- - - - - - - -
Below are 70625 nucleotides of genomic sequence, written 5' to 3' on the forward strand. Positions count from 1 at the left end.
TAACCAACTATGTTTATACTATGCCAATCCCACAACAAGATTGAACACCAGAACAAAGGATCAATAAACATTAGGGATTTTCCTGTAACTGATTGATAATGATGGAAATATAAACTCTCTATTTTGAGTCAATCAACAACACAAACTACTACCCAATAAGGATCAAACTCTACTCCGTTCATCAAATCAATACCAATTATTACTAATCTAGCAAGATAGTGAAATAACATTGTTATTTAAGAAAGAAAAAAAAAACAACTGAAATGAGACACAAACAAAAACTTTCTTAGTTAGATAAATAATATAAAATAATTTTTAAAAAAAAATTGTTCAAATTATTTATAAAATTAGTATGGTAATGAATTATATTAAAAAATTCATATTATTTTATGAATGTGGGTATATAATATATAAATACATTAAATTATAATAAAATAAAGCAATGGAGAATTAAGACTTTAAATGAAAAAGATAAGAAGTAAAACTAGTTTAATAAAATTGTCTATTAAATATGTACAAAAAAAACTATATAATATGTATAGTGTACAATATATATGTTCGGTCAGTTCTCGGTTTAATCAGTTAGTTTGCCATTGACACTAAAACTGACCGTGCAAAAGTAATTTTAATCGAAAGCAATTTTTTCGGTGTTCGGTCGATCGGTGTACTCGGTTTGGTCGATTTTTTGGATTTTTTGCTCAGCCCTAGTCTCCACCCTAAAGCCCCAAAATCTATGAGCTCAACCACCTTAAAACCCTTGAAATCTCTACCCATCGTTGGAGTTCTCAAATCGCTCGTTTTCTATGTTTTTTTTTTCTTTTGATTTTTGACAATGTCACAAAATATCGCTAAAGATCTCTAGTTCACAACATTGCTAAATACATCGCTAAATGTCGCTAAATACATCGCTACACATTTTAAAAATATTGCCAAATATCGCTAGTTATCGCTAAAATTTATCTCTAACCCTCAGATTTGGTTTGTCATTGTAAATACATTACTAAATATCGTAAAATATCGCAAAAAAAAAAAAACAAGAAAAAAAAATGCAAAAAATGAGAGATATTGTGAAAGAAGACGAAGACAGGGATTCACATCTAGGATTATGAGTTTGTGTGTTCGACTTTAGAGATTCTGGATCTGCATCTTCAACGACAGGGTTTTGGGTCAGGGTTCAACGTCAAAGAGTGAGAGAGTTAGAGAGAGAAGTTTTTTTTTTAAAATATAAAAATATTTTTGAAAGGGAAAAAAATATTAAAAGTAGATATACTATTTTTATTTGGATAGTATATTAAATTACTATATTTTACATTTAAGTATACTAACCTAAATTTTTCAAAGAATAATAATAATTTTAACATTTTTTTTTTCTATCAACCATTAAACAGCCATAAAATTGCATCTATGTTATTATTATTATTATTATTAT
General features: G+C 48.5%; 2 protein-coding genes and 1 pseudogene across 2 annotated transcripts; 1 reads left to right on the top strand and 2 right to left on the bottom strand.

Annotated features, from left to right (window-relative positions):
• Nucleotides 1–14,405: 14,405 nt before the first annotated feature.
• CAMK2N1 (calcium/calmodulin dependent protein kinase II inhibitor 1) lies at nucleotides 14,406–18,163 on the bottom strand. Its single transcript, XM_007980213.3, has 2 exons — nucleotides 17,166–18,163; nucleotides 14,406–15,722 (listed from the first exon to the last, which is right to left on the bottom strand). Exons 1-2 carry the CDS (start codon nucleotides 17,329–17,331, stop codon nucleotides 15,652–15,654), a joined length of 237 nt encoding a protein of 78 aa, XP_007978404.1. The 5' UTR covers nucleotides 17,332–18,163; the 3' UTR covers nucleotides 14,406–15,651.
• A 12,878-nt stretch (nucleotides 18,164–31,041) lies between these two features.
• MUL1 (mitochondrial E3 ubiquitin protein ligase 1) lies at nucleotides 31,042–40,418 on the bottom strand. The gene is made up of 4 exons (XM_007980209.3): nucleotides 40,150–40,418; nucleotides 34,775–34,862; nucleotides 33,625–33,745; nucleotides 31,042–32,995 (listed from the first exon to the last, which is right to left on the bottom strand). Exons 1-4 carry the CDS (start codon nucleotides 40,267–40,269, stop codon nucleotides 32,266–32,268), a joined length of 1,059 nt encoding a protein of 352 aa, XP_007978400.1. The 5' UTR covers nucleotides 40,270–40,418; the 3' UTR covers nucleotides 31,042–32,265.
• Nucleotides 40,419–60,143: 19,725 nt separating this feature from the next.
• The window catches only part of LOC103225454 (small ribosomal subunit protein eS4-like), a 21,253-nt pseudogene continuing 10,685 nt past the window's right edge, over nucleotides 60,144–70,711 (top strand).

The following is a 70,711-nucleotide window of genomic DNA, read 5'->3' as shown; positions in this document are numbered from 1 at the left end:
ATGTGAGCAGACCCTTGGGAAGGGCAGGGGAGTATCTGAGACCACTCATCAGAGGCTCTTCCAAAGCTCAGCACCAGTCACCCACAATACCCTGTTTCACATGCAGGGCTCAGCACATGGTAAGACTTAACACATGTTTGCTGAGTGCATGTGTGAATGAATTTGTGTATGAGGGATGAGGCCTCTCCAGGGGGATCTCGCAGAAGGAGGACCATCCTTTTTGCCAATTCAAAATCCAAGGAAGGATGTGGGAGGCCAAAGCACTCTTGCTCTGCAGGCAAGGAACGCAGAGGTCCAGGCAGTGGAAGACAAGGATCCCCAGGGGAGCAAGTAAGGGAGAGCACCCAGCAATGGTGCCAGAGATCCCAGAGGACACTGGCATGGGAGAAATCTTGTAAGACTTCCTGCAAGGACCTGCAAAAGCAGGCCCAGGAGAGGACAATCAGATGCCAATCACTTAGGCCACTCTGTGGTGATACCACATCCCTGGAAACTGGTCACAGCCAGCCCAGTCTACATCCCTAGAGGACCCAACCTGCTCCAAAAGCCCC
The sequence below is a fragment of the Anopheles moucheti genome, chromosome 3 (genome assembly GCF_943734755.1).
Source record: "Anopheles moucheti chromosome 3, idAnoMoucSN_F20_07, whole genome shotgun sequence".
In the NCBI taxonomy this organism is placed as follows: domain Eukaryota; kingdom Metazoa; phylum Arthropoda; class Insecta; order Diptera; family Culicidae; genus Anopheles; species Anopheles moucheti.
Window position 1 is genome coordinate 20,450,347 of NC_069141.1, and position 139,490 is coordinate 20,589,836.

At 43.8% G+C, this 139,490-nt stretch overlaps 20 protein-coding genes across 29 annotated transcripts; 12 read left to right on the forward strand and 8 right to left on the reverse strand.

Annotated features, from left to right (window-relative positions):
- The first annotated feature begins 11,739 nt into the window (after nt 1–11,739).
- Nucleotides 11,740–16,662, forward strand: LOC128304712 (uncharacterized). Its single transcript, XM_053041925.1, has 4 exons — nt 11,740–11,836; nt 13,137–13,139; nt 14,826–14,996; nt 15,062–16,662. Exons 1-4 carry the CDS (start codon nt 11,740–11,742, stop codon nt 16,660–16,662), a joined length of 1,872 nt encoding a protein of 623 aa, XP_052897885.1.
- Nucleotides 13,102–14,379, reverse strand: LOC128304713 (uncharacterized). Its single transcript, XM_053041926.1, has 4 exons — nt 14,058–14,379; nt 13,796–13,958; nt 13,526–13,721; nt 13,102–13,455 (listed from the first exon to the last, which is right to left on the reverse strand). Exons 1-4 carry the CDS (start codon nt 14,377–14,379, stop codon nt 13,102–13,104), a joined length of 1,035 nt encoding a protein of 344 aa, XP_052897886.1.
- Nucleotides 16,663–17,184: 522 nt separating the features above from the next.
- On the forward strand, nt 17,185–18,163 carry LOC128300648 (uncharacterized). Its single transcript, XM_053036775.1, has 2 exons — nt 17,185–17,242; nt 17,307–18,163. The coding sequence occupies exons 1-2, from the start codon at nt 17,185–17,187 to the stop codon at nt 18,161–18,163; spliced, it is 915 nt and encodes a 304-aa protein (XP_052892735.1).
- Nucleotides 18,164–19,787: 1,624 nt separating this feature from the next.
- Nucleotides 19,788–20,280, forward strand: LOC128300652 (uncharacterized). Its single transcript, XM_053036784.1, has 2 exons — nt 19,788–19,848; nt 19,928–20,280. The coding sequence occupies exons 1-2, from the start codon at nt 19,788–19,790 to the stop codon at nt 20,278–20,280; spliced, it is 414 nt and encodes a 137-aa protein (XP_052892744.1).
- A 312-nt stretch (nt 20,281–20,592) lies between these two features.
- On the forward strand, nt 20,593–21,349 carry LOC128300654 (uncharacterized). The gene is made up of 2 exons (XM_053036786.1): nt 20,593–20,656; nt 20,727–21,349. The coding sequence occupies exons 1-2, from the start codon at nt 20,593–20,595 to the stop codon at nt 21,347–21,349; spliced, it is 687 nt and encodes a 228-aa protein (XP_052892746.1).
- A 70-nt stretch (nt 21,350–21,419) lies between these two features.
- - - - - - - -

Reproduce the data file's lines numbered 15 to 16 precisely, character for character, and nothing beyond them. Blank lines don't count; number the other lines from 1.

In the NCBI taxonomy this organism is placed as follows: domain Eukaryota; kingdom Metazoa; phylum Arthropoda; class Insecta; order Diptera; family Culicidae; genus Anopheles; species Anopheles moucheti.
Window position 1 is genome coordinate 20,450,347 of NC_069141.1, and position 139,490 is coordinate 20,589,836.